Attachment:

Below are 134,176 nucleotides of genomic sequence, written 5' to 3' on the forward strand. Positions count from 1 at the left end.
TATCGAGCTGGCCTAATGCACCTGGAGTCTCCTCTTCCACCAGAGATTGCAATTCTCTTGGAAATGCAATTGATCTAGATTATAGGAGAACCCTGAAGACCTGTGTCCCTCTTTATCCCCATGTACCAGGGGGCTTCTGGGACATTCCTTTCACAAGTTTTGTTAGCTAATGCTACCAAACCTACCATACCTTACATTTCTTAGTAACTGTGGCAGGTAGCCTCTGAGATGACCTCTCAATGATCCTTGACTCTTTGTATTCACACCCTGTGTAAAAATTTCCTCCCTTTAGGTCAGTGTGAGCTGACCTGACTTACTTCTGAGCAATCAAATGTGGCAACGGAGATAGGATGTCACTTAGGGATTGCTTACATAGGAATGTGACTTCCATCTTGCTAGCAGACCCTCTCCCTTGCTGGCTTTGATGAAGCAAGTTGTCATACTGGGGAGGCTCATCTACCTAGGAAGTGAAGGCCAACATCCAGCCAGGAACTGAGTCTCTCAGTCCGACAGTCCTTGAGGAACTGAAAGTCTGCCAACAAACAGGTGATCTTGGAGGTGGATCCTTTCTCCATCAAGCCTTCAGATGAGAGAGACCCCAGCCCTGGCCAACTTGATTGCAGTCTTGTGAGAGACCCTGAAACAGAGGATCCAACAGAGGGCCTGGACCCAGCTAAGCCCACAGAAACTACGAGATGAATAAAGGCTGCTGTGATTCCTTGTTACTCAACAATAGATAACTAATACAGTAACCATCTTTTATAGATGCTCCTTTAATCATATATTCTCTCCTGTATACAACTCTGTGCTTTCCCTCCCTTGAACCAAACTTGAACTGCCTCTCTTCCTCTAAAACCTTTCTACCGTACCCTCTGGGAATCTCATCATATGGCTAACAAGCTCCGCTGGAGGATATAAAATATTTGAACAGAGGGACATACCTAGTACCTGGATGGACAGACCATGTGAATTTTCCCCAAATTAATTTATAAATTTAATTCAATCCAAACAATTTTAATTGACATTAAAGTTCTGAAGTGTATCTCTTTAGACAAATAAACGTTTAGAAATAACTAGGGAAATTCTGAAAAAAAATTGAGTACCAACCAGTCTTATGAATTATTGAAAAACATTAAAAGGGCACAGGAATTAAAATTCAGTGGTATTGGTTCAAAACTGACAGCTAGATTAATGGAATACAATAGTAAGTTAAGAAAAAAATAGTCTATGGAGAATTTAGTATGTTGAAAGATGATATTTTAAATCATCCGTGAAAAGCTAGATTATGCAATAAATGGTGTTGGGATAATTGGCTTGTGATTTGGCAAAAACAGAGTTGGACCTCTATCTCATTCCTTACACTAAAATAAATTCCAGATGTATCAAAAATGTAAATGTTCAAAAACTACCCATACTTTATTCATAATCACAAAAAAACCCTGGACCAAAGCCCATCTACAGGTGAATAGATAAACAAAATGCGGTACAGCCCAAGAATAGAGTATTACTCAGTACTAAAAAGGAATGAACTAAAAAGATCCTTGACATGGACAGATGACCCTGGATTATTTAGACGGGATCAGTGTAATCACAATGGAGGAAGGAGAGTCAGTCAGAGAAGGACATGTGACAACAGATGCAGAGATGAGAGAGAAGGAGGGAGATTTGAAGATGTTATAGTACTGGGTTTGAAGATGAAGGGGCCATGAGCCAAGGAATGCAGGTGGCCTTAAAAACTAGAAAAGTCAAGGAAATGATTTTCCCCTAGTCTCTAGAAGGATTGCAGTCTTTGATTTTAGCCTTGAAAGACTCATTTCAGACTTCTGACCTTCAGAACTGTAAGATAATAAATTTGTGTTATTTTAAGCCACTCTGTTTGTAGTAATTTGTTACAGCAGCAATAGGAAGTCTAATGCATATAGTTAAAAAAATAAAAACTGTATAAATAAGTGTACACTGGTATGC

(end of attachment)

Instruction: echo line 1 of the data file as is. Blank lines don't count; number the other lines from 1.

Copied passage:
Below are 134,176 nucleotides of genomic sequence, written 5' to 3' on the forward strand. Positions count from 1 at the left end.